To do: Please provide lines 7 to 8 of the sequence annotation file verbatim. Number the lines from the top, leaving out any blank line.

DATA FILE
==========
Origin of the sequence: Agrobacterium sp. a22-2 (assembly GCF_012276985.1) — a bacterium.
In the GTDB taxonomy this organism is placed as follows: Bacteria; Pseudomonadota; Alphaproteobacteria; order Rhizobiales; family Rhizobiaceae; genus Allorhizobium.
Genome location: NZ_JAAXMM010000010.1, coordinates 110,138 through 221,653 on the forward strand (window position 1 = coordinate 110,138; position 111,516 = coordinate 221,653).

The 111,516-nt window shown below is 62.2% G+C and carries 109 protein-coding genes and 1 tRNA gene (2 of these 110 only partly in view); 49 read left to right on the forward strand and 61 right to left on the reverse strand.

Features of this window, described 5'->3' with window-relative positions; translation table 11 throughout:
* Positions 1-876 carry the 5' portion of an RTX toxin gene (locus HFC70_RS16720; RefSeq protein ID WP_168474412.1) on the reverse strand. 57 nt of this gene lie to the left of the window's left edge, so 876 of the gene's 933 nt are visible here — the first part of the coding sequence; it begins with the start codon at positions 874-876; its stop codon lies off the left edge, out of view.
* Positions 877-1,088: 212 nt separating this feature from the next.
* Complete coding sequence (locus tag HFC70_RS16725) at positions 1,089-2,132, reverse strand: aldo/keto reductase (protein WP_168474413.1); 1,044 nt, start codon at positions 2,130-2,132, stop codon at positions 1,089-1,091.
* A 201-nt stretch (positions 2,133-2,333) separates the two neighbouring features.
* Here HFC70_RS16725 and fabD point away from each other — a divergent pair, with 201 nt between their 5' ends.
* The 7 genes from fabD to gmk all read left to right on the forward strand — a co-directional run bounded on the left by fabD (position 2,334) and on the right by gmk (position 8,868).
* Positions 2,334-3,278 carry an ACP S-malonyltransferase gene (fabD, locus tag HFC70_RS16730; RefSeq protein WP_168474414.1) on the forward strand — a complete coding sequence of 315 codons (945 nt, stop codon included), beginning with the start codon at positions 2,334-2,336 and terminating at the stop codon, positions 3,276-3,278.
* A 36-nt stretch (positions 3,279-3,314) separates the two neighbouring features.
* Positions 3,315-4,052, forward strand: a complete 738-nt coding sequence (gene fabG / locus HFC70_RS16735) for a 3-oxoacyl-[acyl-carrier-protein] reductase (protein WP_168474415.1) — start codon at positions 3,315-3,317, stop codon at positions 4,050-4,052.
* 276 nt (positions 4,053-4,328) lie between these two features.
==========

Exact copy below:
* Positions 877-1,088: 212 nt separating this feature from the next.
* Complete coding sequence (locus tag HFC70_RS16725) at positions 1,089-2,132, reverse strand: aldo/keto reductase (protein WP_168474413.1); 1,044 nt, start codon at positions 2,130-2,132, stop codon at positions 1,089-1,091.